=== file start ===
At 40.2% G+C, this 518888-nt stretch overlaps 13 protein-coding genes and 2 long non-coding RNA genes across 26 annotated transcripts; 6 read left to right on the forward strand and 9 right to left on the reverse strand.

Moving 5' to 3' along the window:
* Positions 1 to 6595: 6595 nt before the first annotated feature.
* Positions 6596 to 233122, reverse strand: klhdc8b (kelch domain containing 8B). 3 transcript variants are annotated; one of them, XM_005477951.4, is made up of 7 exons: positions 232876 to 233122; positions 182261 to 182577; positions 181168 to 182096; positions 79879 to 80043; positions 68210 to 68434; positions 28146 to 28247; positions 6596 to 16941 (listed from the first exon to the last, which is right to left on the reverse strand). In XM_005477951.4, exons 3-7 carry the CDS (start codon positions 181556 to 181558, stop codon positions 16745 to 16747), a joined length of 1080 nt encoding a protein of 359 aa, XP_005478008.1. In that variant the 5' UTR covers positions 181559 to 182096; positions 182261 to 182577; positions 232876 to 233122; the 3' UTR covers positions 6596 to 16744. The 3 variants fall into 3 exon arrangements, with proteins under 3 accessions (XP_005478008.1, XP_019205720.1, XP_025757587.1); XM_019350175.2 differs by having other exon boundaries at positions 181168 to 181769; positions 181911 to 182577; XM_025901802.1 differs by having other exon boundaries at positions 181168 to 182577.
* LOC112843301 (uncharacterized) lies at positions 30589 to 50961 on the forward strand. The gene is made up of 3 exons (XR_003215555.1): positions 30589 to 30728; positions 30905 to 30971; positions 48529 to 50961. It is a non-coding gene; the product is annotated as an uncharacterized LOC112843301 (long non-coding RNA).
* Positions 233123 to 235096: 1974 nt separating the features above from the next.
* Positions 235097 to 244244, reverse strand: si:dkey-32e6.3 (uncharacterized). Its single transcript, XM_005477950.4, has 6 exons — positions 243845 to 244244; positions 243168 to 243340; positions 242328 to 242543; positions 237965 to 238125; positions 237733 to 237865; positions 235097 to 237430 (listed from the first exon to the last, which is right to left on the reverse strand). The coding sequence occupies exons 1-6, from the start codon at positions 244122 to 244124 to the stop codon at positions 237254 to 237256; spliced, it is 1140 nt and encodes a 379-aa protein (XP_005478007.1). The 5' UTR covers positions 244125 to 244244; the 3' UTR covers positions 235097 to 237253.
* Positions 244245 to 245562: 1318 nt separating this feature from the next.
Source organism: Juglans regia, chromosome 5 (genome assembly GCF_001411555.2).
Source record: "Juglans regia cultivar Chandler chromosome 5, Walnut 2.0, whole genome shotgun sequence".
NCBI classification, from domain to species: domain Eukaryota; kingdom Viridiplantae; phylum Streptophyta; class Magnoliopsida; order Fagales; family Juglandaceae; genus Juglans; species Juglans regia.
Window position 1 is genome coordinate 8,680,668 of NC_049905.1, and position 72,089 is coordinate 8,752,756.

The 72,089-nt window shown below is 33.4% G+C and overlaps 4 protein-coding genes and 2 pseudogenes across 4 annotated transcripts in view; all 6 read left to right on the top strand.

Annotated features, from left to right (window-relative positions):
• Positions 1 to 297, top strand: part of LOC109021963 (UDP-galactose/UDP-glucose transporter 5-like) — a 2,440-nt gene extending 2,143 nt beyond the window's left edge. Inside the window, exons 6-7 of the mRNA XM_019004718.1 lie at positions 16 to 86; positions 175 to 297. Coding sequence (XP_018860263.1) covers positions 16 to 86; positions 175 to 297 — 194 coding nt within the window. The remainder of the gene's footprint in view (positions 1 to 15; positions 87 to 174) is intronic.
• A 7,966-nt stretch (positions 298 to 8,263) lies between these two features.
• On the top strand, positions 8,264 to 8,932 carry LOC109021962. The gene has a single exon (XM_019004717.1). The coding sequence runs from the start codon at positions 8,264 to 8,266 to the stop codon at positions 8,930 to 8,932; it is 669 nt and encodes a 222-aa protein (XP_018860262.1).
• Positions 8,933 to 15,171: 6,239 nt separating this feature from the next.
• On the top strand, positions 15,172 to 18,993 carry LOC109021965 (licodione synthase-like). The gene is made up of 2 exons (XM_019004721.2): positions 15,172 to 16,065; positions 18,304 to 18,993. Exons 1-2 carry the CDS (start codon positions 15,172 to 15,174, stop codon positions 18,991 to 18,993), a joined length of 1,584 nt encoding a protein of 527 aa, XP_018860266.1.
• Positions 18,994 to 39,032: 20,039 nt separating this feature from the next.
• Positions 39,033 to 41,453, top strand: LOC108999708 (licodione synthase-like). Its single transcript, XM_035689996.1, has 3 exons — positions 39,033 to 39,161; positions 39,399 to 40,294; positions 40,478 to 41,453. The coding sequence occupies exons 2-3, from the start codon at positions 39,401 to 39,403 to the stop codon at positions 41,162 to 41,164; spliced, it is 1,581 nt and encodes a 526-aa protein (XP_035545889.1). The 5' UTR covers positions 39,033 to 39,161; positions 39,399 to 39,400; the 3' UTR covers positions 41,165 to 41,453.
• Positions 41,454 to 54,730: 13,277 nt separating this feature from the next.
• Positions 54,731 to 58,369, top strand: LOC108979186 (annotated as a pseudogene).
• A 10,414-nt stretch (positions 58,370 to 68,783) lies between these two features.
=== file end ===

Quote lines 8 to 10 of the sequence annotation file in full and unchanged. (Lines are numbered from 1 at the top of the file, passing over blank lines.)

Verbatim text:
* Positions 244245 to 245562: 1318 nt separating this feature from the next.
Source organism: Juglans regia, chromosome 5 (genome assembly GCF_001411555.2).
Source record: "Juglans regia cultivar Chandler chromosome 5, Walnut 2.0, whole genome shotgun sequence".